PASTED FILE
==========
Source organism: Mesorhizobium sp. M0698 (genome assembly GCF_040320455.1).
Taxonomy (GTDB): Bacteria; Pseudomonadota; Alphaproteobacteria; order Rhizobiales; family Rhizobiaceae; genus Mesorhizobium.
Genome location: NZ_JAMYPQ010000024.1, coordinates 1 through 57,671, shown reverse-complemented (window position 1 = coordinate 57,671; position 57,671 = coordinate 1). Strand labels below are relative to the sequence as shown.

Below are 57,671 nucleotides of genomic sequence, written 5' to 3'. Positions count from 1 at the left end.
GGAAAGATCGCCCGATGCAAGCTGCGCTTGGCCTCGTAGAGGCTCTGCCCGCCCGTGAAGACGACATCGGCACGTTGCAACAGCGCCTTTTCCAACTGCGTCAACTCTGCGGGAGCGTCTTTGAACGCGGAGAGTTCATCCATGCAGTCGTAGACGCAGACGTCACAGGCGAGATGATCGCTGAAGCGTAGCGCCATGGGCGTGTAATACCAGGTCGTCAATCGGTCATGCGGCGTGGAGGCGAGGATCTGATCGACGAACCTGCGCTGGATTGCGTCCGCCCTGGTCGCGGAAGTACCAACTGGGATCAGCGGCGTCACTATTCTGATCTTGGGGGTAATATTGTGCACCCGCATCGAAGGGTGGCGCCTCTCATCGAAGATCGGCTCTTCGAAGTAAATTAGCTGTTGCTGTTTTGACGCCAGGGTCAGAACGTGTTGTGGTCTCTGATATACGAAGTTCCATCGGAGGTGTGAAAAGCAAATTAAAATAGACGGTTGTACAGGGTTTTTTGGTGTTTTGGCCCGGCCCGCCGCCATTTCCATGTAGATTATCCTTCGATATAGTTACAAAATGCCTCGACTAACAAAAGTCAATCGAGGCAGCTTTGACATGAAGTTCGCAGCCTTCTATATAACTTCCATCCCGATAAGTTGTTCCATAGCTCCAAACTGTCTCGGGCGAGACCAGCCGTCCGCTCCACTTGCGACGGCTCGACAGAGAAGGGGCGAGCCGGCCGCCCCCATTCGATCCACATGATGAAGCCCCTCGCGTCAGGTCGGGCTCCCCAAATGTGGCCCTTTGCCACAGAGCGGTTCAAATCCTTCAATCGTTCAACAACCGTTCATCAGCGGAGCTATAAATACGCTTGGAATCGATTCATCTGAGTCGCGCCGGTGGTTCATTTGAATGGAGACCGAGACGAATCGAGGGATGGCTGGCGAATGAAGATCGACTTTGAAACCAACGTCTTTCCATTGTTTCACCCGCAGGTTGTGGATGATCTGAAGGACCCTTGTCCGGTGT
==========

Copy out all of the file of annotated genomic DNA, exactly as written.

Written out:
Source organism: Mesorhizobium sp. M0698 (genome assembly GCF_040320455.1).
Taxonomy (GTDB): Bacteria; Pseudomonadota; Alphaproteobacteria; order Rhizobiales; family Rhizobiaceae; genus Mesorhizobium.
Genome location: NZ_JAMYPQ010000024.1, coordinates 1 through 57,671, shown reverse-complemented (window position 1 = coordinate 57,671; position 57,671 = coordinate 1). Strand labels below are relative to the sequence as shown.

Below are 57,671 nucleotides of genomic sequence, written 5' to 3'. Positions count from 1 at the left end.
GGAAAGATCGCCCGATGCAAGCTGCGCTTGGCCTCGTAGAGGCTCTGCCCGCCCGTGAAGACGACATCGGCACGTTGCAACAGCGCCTTTTCCAACTGCGTCAACTCTGCGGGAGCGTCTTTGAACGCGGAGAGTTCATCCATGCAGTCGTAGACGCAGACGTCACAGGCGAGATGATCGCTGAAGCGTAGCGCCATGGGCGTGTAATACCAGGTCGTCAATCGGTCATGCGGCGTGGAGGCGAGGATCTGATCGACGAACCTGCGCTGGATTGCGTCCGCCCTGGTCGCGGAAGTACCAACTGGGATCAGCGGCGTCACTATTCTGATCTTGGGGGTAATATTGTGCACCCGCATCGAAGGGTGGCGCCTCTCATCGAAGATCGGCTCTTCGAAGTAAATTAGCTGTTGCTGTTTTGACGCCAGGGTCAGAACGTGTTGTGGTCTCTGATATACGAAGTTCCATCGGAGGTGTGAAAAGCAAATTAAAATAGACGGTTGTACAGGGTTTTTTGGTGTTTTGGCCCGGCCCGCCGCCATTTCCATGTAGATTATCCTTCGATATAGTTACAAAATGCCTCGACTAACAAAAGTCAATCGAGGCAGCTTTGACATGAAGTTCGCAGCCTTCTATATAACTTCCATCCCGATAAGTTGTTCCATAGCTCCAAACTGTCTCGGGCGAGACCAGCCGTCCGCTCCACTTGCGACGGCTCGACAGAGAAGGGGCGAGCCGGCCGCCCCCATTCGATCCACATGATGAAGCCCCTCGCGTCAGGTCGGGCTCCCCAAATGTGGCCCTTTGCCACAGAGCGGTTCAAATCCTTCAATCGTTCAACAACCGTTCATCAGCGGAGCTATAAATACGCTTGGAATCGATTCATCTGAGTCGCGCCGGTGGTTCATTTGAATGGAGACCGAGACGAATCGAGGGATGGCTGGCGAATGAAGATCGACTTTGAAACCAACGTCTTTCCATTGTTTCACCCGCAGGTTGTGGATGATCTGAAGGACCCTTGTCCGGTGT